The most prominent hashtag was #ISupportDeepika, to counter the #boycottchhapaak hashtag.

Who initiated the #boycottchhapaak hashtag? That’s easy enough to guess. But who created the #ISupportDeepika hashtag? Ironically, that hashtag was first used in 2013, far removed from the current controversy and innocuously. I’m sure it’d have been used extensively during the Padmavat controversy too.

Some of the specific sentences that were more commonly tweeted (copied and pasted, in other words) were:

If these tweets were sent by a PR firm, or if there was any organized effort to seed them, it is usually done through multiple influencers. A simple example is how the Government seeds the same sentence through multiple Ministers, who all say the same thing. Most such organized PR efforts in creating a trend, don’t restrict themselves to just one starting point (or just one influencer). In these cases, though, the starting tweet (by one person) seems to have outsized engagement. One of them is even by Filmfare, which people seem to have copied and pasted to show their support.

The starting tweet of the above 5 sentences. Notice the phenomenally high engagement under each tweet that denotes that they were the initiators.

If this was a PR effort, it is poor in execution given it is not carpet-bombed in the first instance and instead ‘offered’ to just one individual to seed.

But, beyond the alleged seeding, let’s consider what is wrong with such seeding… if at all it was.

The Government can seed such trends. The people opposed to Deepika’s visit to JNU can (even sharing the same canceled film ticket!). But people who want to show support to Deepika’s stand cannot? Why?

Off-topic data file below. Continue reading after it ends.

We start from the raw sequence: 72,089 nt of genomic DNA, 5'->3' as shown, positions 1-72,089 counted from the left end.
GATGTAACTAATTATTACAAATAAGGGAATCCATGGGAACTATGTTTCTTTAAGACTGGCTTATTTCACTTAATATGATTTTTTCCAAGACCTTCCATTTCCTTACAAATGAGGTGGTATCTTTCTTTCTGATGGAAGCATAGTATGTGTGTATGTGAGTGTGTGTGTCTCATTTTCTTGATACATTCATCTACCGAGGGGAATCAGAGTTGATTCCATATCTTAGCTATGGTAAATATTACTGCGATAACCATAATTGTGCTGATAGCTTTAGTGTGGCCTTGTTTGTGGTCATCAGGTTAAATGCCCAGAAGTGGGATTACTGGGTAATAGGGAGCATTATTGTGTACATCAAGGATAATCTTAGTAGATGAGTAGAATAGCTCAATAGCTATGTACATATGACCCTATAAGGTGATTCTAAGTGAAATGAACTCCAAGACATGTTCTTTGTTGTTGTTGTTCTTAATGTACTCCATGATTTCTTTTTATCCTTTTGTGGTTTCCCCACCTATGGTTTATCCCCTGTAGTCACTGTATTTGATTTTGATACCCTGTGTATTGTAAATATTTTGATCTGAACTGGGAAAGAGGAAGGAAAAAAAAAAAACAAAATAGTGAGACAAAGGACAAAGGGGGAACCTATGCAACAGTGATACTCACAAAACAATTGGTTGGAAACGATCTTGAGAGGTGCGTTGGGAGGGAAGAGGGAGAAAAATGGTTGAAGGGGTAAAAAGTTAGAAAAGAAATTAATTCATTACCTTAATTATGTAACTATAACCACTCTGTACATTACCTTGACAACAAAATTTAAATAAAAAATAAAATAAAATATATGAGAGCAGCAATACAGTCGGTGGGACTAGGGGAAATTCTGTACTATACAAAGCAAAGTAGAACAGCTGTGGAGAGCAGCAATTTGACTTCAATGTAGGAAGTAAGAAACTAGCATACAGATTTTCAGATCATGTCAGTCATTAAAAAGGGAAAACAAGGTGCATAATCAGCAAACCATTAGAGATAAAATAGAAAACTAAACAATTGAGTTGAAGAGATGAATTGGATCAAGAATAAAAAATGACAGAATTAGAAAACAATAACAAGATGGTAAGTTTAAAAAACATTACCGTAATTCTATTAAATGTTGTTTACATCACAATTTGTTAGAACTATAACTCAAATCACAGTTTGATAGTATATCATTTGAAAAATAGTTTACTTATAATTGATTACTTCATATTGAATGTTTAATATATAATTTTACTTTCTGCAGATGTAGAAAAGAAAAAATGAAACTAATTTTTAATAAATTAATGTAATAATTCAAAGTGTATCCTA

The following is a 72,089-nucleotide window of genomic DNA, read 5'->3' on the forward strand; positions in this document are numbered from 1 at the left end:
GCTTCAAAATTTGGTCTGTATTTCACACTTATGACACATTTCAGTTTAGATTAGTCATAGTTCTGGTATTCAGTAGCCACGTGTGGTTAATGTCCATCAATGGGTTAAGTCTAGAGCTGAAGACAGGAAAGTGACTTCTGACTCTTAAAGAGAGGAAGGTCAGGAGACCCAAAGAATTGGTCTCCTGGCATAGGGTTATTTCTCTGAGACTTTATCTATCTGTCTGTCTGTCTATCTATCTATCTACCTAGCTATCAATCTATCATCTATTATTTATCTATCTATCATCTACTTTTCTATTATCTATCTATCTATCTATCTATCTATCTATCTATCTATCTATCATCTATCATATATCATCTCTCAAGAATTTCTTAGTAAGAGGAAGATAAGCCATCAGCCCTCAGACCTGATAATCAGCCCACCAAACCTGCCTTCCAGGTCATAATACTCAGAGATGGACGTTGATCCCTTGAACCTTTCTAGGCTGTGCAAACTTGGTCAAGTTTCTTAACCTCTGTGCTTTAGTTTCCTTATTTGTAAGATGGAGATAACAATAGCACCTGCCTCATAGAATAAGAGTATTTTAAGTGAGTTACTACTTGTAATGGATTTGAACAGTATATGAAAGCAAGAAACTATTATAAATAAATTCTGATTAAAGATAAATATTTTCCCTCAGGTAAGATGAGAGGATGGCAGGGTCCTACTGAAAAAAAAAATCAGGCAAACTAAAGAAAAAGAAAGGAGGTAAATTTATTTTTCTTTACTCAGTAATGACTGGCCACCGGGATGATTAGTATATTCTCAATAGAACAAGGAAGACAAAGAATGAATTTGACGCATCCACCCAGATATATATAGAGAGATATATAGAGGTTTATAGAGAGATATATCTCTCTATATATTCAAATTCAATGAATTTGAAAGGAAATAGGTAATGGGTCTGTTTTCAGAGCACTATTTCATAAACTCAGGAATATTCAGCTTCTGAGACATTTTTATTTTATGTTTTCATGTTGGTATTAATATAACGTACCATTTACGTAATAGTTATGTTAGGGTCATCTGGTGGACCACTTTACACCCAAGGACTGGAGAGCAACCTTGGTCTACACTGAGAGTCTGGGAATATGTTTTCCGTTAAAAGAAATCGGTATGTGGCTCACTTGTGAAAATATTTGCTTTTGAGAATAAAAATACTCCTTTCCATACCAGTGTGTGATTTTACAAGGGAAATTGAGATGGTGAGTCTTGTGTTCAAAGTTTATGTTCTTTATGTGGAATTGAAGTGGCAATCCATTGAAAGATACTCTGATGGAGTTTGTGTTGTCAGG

Why should only the boycott campaign be organized? Why can’t the rival faction be organized too? If it is, does it blot her visit and support to the students protesting outside JNU? How, and why? If the allegation that copy-paste trending is an indication of an insincere movement, that could backfire spectacularly on the Government too, which creates such copy-paste movement online almost every single day!

And if you look at the antecedents or political affiliations of the initiators above and conclude they are all anti-Government, what did you expect them to be, really? They have to be anti-Government to start this, just like people who call for boycotts have to be pro-Government by default and expectation.

The allegation is that they did not come together magically and organically on their own, but they were made to come together by Deepika’s PR team. That is inconclusive given that the seeding was done through a single person in each of the 5 cases above, but even if you assume that it was all organized, so what? Once again, if Governments can organize such PR efforts to prop their messaging, why shouldn’t rival factions? If rival factions coming together in an organized manner somehow make you question the seriousness of the movement as being insincere, why not use the same logic when Governments organize such trends?

Comments

comments

Leave a Reply

Your email address will not be published. Required fields are marked *